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Despite Inventory Shortage, Q1 2017 Shows Signs of Market Health

At a time when limited inventory and skyrocketing prices have become the norm, Q1 2017 exhibited healthy enough activity to both satisfy sellers and also provide prospective buyers with a bit of optimism. The two main themes this quarter were steady average sales price growth and a slight bump in overall sales volume from the shortcomings witnessed in Q1 2015 and Q1 2016.

In relation to sales prices, steady is a key word here: The double-digit percentage hikes that have become commonplace in the Bay Area over the past few years were replaced by a healthier 5 percent overall average sales price gain from Q1 2016. While this number should remain encouraging to sellers, it should also give buyers the perspective that if they can successfully navigate the still-depleted market, they generally won’t be doing so at a time of astronomical price increases. It also comes as a welcome buyer sign that this increase was below the 7.5 percent median list price increase reported nationwide in March.

As for the lingering inventory concerns, there’s no denying that availability will continue to factor heavily into market navigation and list prices for the foreseeable future. That said, the 6,260 homes sold this quarter across all seven counties was a subtle-but-encouraging 4 percent year-over-year increase. This activity included more affordable areas like Napa County experiencing its highest Q1 sales volume since 2012 and Alameda and Contra Costa Counties up 5 percent and 7 percent in year-over-year sales volume, respectively. The East Bay luxury sector—as defined by the top 10 percent of homes sold—also saw massive sales volume growth, to the tune of a 66 percent gain year-over-year.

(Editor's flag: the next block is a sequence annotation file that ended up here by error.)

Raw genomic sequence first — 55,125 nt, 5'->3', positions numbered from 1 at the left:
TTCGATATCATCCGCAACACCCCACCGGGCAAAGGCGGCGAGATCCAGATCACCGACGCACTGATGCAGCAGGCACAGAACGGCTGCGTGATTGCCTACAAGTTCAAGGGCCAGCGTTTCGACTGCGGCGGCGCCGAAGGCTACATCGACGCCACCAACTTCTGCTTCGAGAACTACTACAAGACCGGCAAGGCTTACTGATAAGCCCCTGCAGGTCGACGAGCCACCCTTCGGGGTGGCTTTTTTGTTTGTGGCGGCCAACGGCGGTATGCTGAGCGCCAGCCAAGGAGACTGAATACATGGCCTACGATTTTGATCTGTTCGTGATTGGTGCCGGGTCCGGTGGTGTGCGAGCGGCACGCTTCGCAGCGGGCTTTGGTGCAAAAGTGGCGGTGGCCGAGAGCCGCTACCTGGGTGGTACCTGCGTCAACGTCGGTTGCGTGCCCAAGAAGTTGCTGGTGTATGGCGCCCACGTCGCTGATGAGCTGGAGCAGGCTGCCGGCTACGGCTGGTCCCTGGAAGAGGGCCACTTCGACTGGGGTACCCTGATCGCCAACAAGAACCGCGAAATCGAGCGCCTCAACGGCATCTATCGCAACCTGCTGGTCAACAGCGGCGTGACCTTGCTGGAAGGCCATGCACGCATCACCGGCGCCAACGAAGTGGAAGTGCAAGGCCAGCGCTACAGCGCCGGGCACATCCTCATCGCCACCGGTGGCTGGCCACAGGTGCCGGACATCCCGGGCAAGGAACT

As we look toward Q2, a healthy and finally (somewhat) stabilized market should bring more sellers out of the woodwork. Buyers will still have to contend with strong competition and quickening turnover rates. That said, the CALIFORNIA ASSOCIATION OF REALTORS® estimate of a 4.3 percent increase on state median sales price gains for 2017—spelling the lowest forecasted gains in six years—seems reasonable, as does its projection of a modest increase in overall sales.

Buyers should also be enthused that the market looks to remain hot—as opposed to blazing—as ongoing growth speaks to a confident return on investment. Lastly, they shouldn’t be intimidated by huge list prices, as sellers are often vastly overshooting (see: the 14 percent loss on list price for sellers who tested the Q1 2017 Mid-Peninsula market). As for sellers, they can simply continue to ride the wave of the most desirable major market in the nation.

Best Regards,

Charles E. Moore, CEO

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